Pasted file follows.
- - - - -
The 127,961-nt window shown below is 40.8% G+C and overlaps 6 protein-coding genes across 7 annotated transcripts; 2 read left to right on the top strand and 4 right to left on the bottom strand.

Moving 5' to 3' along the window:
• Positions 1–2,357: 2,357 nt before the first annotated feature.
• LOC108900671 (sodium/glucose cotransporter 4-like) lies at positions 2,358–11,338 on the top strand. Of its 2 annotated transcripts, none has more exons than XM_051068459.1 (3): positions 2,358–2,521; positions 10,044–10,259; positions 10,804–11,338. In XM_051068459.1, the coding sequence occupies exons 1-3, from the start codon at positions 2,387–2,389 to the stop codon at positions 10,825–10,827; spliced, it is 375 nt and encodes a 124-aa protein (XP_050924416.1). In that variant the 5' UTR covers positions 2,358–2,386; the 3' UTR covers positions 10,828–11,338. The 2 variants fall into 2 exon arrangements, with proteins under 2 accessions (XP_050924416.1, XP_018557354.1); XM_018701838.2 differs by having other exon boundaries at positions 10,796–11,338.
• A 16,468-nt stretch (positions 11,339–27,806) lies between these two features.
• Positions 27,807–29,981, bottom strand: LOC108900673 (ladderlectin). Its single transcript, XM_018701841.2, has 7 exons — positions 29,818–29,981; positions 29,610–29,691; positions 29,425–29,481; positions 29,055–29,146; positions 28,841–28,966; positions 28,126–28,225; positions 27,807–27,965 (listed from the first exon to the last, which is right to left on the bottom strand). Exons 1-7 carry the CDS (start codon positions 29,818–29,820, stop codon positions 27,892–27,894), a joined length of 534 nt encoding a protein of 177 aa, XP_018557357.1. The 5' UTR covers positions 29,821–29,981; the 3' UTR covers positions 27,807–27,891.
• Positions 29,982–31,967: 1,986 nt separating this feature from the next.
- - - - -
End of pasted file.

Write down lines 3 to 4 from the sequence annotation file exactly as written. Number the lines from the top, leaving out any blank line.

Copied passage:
• Positions 1–2,357: 2,357 nt before the first annotated feature.
• LOC108900671 (sodium/glucose cotransporter 4-like) lies at positions 2,358–11,338 on the top strand. Of its 2 annotated transcripts, none has more exons than XM_051068459.1 (3): positions 2,358–2,521; positions 10,044–10,259; positions 10,804–11,338. In XM_051068459.1, the coding sequence occupies exons 1-3, from the start codon at positions 2,387–2,389 to the stop codon at positions 10,825–10,827; spliced, it is 375 nt and encodes a 124-aa protein (XP_050924416.1). In that variant the 5' UTR covers positions 2,358–2,386; the 3' UTR covers positions 10,828–11,338. The 2 variants fall into 2 exon arrangements, with proteins under 2 accessions (XP_050924416.1, XP_018557354.1); XM_018701838.2 differs by having other exon boundaries at positions 10,796–11,338.